Marble tombs of the upper class at the front of the cemetery are adorned with statues, trellises and flowers. As the affluence level diminishes and graves go up the hill, tombs are first replaced with cabinets of concrete drawers and, last, by the unmarked crosses of the most poor.

Corcovado Mountain is the backdrop at Cemitério São João Batista in Rio de Janeiro, Brazil. Photo by Darrell Fees

The dramatic backdrop for this serenity is the distant Christ the Redeemer statue on Corcovado. On my visit in February 2008, the clouds that often surround Corcovado were rapidly rising and dissolving, lending an almost ethereal aura to its presence.

Among the celebrities buried in the cemetery are Antônio Carlos Jobim (composer of “The Girl From Ipanema”), Carmen and Aurora Miranda (singers/dancers) and Heitor Villa-Lobos (composer of “Bachianas Brasileiras”).
The main gate on Rua Polidoro is open 7 a.m.-5 p.m. daily, and admission is free.

[For hours of operation at Cemitério São João Batista, call the 24-hour cemetery attendant at +55 21 3624 2315. — Editor]
Darrell Fees, Des Moines, IA

My wife, Gail, and I visited PERU with Overseas Adventure Travel (Cambridge, MA; 800/955-1925, www.oattravel.com) in October of 2014. During the tour, we often were taken on “discoveries” to unusual places not seen on standard tour itineraries. The Almudena Cemetery (Plazoleta Almudena, S/N Santiago, Cusco; phone +51 84 581700) was one such discovery.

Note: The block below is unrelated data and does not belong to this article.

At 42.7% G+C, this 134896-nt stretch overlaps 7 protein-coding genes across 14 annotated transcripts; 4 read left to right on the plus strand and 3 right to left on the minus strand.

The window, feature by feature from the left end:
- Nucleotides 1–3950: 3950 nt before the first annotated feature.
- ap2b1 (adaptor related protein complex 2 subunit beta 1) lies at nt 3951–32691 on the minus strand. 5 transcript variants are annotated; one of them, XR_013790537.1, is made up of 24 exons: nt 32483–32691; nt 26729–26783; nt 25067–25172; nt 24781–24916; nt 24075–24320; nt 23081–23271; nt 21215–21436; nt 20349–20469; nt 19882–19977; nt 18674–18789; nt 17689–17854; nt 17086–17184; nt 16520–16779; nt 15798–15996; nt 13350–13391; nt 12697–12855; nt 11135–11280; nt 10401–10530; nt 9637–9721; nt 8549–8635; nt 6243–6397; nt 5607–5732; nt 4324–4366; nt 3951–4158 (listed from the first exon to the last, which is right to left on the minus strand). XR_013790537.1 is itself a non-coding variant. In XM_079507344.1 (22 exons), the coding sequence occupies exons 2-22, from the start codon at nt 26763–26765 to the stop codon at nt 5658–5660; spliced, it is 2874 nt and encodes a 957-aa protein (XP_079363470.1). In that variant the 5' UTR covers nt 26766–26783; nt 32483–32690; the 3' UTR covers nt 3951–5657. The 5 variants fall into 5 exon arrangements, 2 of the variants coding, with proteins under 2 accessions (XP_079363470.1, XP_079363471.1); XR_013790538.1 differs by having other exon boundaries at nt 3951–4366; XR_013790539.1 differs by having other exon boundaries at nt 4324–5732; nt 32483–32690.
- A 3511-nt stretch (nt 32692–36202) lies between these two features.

The cemetery consists of large mausoleums as well as many aboveground multilevel burial vaults. These vaults have elaborate façades and small enclosures at the front, each with a glass window that allows relatives of the deceased to create dioramas of their loved ones.

Small items placed in the enclosure give a glimpse into the past of the deceased. One vault window we saw showed pictures and scale models of children, pets, automobiles and other important aspects of the deceased’s life.
It is interesting to note the devotion the local people have to their passed loved ones. They can be seen on ladders polishing the brass decorations of the vaults and placing fresh flowers. The cost of being buried at this cemetery is extremely high and requires a large down payment and monthly payments as well. This can be difficult for many families who have very modest incomes.

Tours of the cemetery are available. Check with your hotel or a travel agency in Cusco.

[Information on day and night tours of the Almudena Cemetery can be found at www.cementeriomuseoalmudena.sbpcusco.gob.pe/index.php (Spanish only).]
Charles Burke, Cape Cod, MA

One of the structures with stacked crypts in the Punta Arenas Municipal Cemetery — Chile. Photo by Keith Syda

On a trip to Patagonia in April 2014, my wife and I spent three days in Punta Arenas, CHILE, before continuing on to Torres del Paine National Park. Finding ourselves with some free time one afternoon, we walked to the nearby Cementerio Municipal de Punta Arenas, or the Punta Arenas Municipal Cemetery (9, Punta Arenas, XII Región, Chile; phone + 56 61 221 2777), established in 1894.